Kakavia (Mediterranean Fish Soup)
The weather right now in Athens is very confusing. Sunny hot one day and cold windy the other. The truth is we didn’t really go through winter and it hasn’t rained much this year, which is not very good for the farmers and their land. Today has been a cold day and what goes better on a day like this? The answer is SOUP! But what kind of soup?
Well, with summer here and our minds drifting off to sandy beaches, under the hot sun, we decided on fish soup.
I started eating fish soup six years ago, until then it was the ONLY food that I didn’t eat. The reason for this was the nursery I went to when I was four in a small Cretan village outside Chania. The rules were simple enough: “you can leave the table when your plate is empty”. So with tears running down my face, I would sit and eat the most dreaded soup I’ve ever had.
The problem was that I didn’t understand what I was eating. So many different colored things floated on my plate and my imagination went wild. I was always the last to leave the table.
Fifteen years later I would make myself my first fish soup, making it one of my most favored dishes today…
The beauty of this recipe is its simplicity. It requires no particular cooking skill and it can be made in no time at all. The key to a successful fish soup comes down to the freshness of the fish and the seafood you use. In our recipe we chose a dusky grouper and a scorpion fish, but you can substitute with any fish like cod, snapper, sea-bass or shi drum, without having to make any adjustments to the initial cooking instructions.
When visiting local fish markets in Greece, you can sometimes find really good prices for fish that have been caught by accident in the fisherman’s net. They are usually small fish like rainbaw wrasse, comber and saddled sea-bream. These fish don’t have a lot of flesh, but give amazing and deep flavor to soups. Sometimes you can ever get them for free.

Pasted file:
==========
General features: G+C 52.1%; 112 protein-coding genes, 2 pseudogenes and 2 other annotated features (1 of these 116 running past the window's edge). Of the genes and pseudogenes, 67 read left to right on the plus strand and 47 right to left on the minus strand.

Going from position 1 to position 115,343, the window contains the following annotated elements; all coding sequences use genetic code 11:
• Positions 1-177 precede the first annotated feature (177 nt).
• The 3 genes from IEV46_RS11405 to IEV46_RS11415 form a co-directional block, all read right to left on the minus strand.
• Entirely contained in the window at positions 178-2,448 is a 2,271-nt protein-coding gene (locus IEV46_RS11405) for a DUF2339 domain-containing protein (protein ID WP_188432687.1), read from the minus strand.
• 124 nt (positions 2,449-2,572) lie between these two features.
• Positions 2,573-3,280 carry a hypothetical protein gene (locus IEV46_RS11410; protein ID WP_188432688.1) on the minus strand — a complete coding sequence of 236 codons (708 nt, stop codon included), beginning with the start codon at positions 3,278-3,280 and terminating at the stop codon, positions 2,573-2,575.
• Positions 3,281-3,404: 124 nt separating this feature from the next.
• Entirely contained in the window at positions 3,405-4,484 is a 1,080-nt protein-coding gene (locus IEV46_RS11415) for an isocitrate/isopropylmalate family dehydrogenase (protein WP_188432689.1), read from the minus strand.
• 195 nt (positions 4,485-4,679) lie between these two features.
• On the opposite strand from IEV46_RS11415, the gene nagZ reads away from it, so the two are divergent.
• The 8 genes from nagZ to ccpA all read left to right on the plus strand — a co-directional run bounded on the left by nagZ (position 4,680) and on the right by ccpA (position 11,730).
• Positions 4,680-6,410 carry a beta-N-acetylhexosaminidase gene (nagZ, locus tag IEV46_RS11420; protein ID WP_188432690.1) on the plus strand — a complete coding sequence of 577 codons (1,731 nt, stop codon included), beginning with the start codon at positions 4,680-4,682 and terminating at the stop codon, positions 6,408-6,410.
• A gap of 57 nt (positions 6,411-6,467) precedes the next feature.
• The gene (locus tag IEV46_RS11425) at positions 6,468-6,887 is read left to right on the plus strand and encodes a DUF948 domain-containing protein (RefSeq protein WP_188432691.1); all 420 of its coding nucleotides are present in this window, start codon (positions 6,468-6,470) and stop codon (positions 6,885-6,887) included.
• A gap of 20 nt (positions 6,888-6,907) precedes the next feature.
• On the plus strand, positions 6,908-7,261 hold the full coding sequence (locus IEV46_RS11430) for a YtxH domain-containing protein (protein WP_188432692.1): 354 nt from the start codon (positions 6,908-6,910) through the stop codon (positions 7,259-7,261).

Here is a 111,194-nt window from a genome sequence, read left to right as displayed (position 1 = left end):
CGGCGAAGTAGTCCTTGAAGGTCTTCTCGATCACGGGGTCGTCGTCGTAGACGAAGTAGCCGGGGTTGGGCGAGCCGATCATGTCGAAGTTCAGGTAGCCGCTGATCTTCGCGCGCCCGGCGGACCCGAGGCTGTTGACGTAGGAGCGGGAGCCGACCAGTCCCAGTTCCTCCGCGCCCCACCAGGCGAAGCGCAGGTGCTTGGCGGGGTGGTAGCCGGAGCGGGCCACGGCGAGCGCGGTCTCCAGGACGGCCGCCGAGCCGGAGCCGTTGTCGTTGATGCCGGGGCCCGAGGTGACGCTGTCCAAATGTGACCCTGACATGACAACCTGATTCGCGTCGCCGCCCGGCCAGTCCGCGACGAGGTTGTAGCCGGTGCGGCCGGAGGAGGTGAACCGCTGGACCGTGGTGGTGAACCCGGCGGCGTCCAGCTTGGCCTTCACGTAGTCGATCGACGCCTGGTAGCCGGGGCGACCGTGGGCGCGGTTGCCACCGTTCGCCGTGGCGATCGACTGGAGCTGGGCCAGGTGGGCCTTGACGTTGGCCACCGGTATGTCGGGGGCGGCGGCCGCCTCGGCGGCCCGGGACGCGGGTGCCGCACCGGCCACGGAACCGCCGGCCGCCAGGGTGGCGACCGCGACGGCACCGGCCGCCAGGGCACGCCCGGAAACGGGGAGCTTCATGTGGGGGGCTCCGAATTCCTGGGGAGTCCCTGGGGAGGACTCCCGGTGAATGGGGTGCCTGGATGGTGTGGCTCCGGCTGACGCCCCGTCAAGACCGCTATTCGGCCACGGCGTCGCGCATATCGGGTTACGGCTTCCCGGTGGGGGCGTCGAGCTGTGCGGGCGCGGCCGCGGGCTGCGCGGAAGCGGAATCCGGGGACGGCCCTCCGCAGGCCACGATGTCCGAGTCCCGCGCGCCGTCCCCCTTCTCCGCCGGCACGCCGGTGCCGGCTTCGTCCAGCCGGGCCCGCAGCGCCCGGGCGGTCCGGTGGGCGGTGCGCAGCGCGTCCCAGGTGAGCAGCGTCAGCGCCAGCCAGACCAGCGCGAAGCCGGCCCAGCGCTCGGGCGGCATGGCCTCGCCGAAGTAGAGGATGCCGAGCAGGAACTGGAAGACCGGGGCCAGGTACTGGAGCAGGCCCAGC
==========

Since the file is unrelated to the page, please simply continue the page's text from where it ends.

In our case, we were lucky enough to get two beautiful crabs for free! We use shrimps and crabs to enhance the flavor of our soup, but if you have seafood allergies, you can substitute with bio ready-made fish stock or just keep it simple and skip the seafood altogether. In any case, this is a MUST-try recipe!
Note: Do not forget to remove parsley and celery when you puree the vegetables. Taste is still great, but your fish soup will turn out green.
Serves 6 / Prep time 1h 20 min.
1 dusky grouper, gutted and scaled (1.75 pounds)
1 scorpion fish, gutted and scaled (10.5 ounces)
12 small shrimps
4 tablespoons extra virgin olive oil
0.25 gr. saffron
2 bay leaves
7.5 cups cold water
½ bunch parsley
½ bunch celery
5 carrots, cut in medium cubes
4 zucchinis, cut in medium cubes
2 onions, quartered
2 potatoes, cut in medium cubes
3 lemons, juice only
Put the dusky grouper, scorpion fish, crabs and shrimps into a big pot.
Add the pimentos, parsley, celery, bay leaves, olive oil and saffron.
Season and cover with the cold water (water should just cover the fish).
Cover the pot with a lid and bring to a boil.
Set to medium heat and simmer for 30 minutes.
Remove carefully the dusky grouper and the scorpion fish with a slotted spoon and transfer them in a big platter.
Strain the fish stock and discard the rest of the boiled ingredients.
Add the carrots, zucchinis, onions and potatoes into the big pot and season carefully.
Pour in the fish stock and cover with the lid again.
Bring to a boil.
Set to medium heat and simmer for 25-30 minutes, until vegetables are soft.
Meanwhile, remove carefully the flesh of the fish and transfer to a warm platter.
Discard any bones and unpleasant skin.
Cover the platter and keep it in the oven.
When the vegetables are soft, remove the pot from the heat and uncover.
Carefully puree your soup with the aid of an immersion blender until smooth.
Pass the soup through a sieve into another pot for a more velvety texture.
Add the lemon juice and taste.
Season according to your preference.
Serve the soup in bowls, drizzle with a few drops of olive oil and sprinkle with freshly ground pepper.
Add some olive oil and lemon juice to the fish and serve at once.
The Greek food blog COOKOUVAGIA was given life by Vassilis and Anastasia for the love of Greek food.
Cookouvagia (ku.ku.’va.jia) greek for owl, was the sacred bird of goddess Athena. She was the patroness of Athens in whose honor the city was named after; and it’s where we call home!
Be sure to visit their blog at www.cookouvagia.com and read all the exciting things they’ll share with you from their Athens homebase!